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Dude, where’s my Warthog?

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1 Dude, where’s my Warthog?
From Pathfinding to General Spatial Competence Damián Isla Bungie Studios What is general spatial competence?

2 What this talk is about Halo2: What we did. What we didn’t. What worked. What you never see but we assure you is there. How does the work we do parallel that done in other fields? Where we go from here.

3 What constitutes general spatial competence?
The Grand Question What constitutes general spatial competence? Lots of things. Also, depends on who you ask.

4 Sources Psychology Ethology Cognitive neuroscience AI Robotics
Cognitive: Spatial vision, reference frames, spatial relations, cognitive maps Developmental: object permanence / search Design: Affordances Ethology Place-learning Landmark navigation vs. dead-reckoning Cognitive neuroscience Neural Maps Hippocampal place-cells Reaching / grasping AI Pathfinding Semantic networks Robotics Spatial feature extraction Self-localization Map-learning Game/Embodied AI Practical, robust whole-brain implementations

5 The Halo Approach AIs are given a “playground”, within which they are allowed to do whatever they want. The designer defines the flow of battle by moving the AI from one playground to another. The designer’s time is precious Relatively little spatial information is explicitly entered by the designers.

6 Problems Solved in Halo2
Static Pathfinding Navigation mesh (ground) Waypoint network (airborne) Raw pathfinding Path-smoothing Hint integration (jumping, hoisting, climbing) Static scenery-based hints Static scenery carved out of environment mesh Static feature extraction Ledges and wall-bases Thresholds Corners Local environment classification Object features Inherent properties (size, mass) Oriented spatial features Object behaviors (mount-to-uncover, destroy cover) Dynamic Pathfinding Perturbation of path by dynamic obstacles “Meta-search” / Thresholds / Error stages Obstacle-traversal behaviors Vaulting, hoisting, leaping, mounting, smashing, destroying Path-following Steering on foot (with exotic movement modes) Steering a vehicle (e.g. ghost, warthog, banshee) Interaction with behavior What does behavior need to know about the way its requests are being implemented? How can pathfinding impact behavior? Body configuration Flying, landing, perching Cornering, bunkering, peeking Spatial analysis Firing position selection Destination evaluation based on line-of-sight, range-to-target, etc. “Local spatial behaviors” Line-tracing (e.g. for diving off cliffs) Not facing into walls Crouch in front of each other Don’t walk into the player’s line of fire Curing isolation Detecting blocked shots Reference frames The viral nature of the reference frame Cognitive model / Object persistence Honest perception Simple partial awareness model Search Simple by design Group search Spatial conceptualization DESIGNER-PROVIDED Zones, Areas (areas), Firing positions (locations) This is all the shit that’s always going on. Or better yet, all the shit we need to get right in order for an AI to appear spatially competent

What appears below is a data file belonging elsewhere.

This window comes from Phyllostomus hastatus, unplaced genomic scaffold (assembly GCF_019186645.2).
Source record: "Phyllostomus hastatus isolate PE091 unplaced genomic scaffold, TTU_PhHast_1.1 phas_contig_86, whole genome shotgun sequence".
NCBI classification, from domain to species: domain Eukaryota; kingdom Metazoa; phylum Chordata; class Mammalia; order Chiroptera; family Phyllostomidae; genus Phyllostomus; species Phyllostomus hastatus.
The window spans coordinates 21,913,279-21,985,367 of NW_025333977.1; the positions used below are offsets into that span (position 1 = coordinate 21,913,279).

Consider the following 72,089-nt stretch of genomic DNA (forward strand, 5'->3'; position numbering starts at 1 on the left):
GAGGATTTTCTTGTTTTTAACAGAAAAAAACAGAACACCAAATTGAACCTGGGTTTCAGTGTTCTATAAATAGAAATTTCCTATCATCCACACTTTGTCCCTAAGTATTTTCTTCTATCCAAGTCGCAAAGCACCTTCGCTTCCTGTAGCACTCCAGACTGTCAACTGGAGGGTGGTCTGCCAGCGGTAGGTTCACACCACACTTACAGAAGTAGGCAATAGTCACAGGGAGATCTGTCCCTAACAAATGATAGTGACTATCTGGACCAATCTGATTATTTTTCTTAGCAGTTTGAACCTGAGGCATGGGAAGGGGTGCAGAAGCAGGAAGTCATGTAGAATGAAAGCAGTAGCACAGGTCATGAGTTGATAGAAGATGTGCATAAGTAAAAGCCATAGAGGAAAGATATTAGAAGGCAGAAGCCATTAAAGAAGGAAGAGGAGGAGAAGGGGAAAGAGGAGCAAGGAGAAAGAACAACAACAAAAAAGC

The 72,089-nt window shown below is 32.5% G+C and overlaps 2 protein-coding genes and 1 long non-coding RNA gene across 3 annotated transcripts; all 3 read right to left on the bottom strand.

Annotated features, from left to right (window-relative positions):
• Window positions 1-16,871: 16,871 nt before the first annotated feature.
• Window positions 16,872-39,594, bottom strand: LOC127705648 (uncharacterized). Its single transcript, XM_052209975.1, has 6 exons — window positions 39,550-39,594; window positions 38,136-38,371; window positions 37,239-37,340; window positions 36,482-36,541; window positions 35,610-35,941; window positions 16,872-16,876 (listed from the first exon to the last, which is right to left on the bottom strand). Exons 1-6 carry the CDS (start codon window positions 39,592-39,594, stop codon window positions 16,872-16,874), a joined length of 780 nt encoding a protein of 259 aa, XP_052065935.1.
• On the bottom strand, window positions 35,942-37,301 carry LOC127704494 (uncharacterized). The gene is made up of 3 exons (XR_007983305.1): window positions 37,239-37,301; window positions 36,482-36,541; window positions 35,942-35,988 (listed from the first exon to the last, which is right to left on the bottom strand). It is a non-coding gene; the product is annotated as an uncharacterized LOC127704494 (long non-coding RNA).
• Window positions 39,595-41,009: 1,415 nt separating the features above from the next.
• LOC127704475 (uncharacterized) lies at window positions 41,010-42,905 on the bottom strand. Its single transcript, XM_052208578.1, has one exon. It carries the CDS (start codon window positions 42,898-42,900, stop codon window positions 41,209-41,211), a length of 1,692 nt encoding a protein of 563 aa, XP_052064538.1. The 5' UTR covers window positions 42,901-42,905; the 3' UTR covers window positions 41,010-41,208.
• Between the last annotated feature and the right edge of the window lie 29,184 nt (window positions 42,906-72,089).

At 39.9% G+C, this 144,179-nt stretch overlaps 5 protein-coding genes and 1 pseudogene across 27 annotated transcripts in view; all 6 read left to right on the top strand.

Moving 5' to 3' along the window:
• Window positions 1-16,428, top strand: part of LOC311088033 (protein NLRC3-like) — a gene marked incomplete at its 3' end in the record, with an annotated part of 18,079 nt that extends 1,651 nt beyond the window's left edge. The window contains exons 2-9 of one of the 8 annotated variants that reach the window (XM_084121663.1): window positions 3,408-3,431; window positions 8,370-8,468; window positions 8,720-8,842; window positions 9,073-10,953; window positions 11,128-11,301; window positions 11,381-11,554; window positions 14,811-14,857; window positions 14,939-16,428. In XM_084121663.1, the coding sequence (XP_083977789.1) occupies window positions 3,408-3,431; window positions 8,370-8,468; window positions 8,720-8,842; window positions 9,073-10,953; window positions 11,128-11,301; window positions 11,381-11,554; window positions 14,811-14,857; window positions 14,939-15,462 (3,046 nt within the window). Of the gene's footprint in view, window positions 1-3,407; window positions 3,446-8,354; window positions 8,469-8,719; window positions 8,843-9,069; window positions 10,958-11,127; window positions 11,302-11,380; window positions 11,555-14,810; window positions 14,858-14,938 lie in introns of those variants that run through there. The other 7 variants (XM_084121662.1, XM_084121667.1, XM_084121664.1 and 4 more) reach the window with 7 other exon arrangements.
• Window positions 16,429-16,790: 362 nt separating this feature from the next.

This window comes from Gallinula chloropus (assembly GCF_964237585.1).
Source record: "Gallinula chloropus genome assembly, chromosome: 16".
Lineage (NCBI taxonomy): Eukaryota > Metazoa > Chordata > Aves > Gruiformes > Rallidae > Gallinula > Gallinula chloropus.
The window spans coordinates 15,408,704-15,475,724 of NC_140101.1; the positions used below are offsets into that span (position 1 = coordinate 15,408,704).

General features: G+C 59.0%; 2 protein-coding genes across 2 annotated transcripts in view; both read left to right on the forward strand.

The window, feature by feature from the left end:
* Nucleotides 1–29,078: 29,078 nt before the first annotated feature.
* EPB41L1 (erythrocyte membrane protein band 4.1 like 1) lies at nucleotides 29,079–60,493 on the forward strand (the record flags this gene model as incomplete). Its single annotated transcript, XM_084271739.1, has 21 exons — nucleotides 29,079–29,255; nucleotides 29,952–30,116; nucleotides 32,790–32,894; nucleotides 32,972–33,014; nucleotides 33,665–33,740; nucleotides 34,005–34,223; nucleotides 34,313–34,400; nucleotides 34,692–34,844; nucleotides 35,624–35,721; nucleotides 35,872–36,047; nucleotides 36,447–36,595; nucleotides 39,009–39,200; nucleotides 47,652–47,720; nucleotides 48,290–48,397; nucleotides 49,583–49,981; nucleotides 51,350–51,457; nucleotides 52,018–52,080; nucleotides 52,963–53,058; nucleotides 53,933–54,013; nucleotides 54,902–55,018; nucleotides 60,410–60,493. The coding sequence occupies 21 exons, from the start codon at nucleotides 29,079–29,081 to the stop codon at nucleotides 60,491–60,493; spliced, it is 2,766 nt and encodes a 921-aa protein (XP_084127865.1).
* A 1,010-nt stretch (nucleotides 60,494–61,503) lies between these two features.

7 Problems Solved in Halo2
Environment representation Object representation Spatial Relations Spatial Behaviors

8 Environment Representation
How do we represent the environment to the AI? An important constraint: as few restrictions as possible on the form the geometry can take The environment artist’s time (and artistic freedom) is precious In halo1, the spatial rep = the physics rep This was efficient storage-wise, but limiting in terms of representational power

9 Environment Representation
Halo2: navigation mesh constructed from the raw environment geometry CSG “stitching in” of static scenery Optimization “sectors”: convex, polygonal, but not planar ~10 months out of my mid-20s that I will never get back. In halo1, the spatial rep = the physics rep This was efficient storage-wise, but limiting in terms of representational power

10 Spatial Feature Extraction
A lot of features we’re interested in can be extracted automatically … Surface categorization / characterization Surface connectivity Overhang detection Interior/exterior surfaces Ledges Wall-bases “Leanable” walls Corners “Step” sectors Thresholds Local environment classification Captures the “openness” of the environment at firing positions